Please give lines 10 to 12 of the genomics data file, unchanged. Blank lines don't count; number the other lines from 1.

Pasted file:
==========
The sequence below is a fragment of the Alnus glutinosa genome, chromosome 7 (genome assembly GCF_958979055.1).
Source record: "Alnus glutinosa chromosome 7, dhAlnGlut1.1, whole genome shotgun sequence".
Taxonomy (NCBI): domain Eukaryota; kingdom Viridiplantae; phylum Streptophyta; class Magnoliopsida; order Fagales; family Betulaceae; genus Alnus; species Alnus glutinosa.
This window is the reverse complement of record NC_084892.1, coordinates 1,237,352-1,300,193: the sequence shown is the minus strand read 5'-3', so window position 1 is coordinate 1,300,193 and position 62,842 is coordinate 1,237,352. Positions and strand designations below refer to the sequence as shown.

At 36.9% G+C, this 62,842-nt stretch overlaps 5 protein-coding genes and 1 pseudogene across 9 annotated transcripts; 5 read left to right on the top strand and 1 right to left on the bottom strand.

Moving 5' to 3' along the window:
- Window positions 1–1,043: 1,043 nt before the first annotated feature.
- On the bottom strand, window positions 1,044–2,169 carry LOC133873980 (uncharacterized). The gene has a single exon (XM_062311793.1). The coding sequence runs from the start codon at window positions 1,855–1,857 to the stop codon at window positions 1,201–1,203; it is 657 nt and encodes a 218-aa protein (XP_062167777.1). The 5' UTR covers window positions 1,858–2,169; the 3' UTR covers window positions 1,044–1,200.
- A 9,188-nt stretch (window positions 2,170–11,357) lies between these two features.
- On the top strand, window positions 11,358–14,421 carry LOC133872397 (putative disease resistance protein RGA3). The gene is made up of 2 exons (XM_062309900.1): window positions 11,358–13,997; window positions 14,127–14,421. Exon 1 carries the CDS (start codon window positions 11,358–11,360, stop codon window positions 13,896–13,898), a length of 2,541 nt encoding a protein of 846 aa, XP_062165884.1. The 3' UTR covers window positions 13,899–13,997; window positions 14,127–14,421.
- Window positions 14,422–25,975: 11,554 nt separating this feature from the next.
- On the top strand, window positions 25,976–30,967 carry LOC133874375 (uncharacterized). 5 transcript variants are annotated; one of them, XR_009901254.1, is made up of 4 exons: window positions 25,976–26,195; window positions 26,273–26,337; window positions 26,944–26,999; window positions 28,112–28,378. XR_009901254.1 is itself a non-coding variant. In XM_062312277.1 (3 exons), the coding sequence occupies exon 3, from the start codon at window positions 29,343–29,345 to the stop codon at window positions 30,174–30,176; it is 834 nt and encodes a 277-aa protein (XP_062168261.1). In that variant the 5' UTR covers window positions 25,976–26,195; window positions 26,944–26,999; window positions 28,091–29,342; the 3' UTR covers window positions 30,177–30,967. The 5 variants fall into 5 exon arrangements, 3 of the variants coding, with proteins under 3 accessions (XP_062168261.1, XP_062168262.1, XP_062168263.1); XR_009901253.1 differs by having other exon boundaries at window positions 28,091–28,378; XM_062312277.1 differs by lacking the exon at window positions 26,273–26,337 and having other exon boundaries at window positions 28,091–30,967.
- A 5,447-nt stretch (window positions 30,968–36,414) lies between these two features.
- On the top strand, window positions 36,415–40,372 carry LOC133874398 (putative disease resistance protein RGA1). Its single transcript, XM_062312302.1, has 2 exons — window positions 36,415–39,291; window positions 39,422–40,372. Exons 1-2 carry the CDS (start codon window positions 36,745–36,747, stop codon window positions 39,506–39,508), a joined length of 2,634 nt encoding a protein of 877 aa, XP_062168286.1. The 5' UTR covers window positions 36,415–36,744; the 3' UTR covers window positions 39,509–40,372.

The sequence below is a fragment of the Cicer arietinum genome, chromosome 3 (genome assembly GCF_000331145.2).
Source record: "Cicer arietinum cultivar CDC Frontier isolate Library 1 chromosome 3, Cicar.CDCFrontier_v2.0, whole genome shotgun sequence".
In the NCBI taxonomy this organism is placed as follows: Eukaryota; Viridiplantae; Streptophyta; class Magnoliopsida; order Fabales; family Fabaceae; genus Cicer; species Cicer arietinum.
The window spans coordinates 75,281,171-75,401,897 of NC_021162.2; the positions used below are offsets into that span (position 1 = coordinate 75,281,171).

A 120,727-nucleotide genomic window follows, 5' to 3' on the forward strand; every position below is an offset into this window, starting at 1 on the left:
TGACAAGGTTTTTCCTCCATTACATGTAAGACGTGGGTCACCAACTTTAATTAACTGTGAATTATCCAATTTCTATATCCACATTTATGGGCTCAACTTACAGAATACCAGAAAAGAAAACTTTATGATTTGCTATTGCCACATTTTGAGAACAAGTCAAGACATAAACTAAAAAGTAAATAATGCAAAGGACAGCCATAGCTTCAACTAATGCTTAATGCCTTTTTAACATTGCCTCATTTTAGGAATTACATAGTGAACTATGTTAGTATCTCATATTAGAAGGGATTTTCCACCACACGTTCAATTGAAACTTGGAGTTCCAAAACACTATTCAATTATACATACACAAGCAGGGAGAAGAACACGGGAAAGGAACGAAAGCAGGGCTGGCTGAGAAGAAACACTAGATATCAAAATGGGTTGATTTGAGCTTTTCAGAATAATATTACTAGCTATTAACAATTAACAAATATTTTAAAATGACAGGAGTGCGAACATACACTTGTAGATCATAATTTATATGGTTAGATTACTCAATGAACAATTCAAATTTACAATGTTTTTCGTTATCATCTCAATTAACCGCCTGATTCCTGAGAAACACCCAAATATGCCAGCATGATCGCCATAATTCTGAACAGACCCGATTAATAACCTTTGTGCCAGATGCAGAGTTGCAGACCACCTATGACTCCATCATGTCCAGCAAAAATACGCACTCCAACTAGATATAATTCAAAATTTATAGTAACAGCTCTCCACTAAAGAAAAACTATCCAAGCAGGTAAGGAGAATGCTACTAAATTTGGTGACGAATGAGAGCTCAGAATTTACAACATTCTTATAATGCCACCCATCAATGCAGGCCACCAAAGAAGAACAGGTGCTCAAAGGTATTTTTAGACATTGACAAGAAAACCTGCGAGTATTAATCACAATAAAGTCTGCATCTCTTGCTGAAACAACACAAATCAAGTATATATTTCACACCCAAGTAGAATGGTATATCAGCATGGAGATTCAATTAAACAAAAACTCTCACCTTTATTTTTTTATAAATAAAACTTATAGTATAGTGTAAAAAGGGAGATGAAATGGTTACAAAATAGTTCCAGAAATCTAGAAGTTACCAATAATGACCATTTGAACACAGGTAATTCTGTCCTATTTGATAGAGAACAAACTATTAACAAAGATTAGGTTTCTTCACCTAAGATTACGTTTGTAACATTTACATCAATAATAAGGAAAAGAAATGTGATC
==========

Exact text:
- On the top strand, window positions 11,358–14,421 carry LOC133872397 (putative disease resistance protein RGA3). The gene is made up of 2 exons (XM_062309900.1): window positions 11,358–13,997; window positions 14,127–14,421. Exon 1 carries the CDS (start codon window positions 11,358–11,360, stop codon window positions 13,896–13,898), a length of 2,541 nt encoding a protein of 846 aa, XP_062165884.1. The 3' UTR covers window positions 13,899–13,997; window positions 14,127–14,421.
- Window positions 14,422–25,975: 11,554 nt separating this feature from the next.
- On the top strand, window positions 25,976–30,967 carry LOC133874375 (uncharacterized). 5 transcript variants are annotated; one of them, XR_009901254.1, is made up of 4 exons: window positions 25,976–26,195; window positions 26,273–26,337; window positions 26,944–26,999; window positions 28,112–28,378. XR_009901254.1 is itself a non-coding variant. In XM_062312277.1 (3 exons), the coding sequence occupies exon 3, from the start codon at window positions 29,343–29,345 to the stop codon at window positions 30,174–30,176; it is 834 nt and encodes a 277-aa protein (XP_062168261.1). In that variant the 5' UTR covers window positions 25,976–26,195; window positions 26,944–26,999; window positions 28,091–29,342; the 3' UTR covers window positions 30,177–30,967. The 5 variants fall into 5 exon arrangements, 3 of the variants coding, with proteins under 3 accessions (XP_062168261.1, XP_062168262.1, XP_062168263.1); XR_009901253.1 differs by having other exon boundaries at window positions 28,091–28,378; XM_062312277.1 differs by lacking the exon at window positions 26,273–26,337 and having other exon boundaries at window positions 28,091–30,967.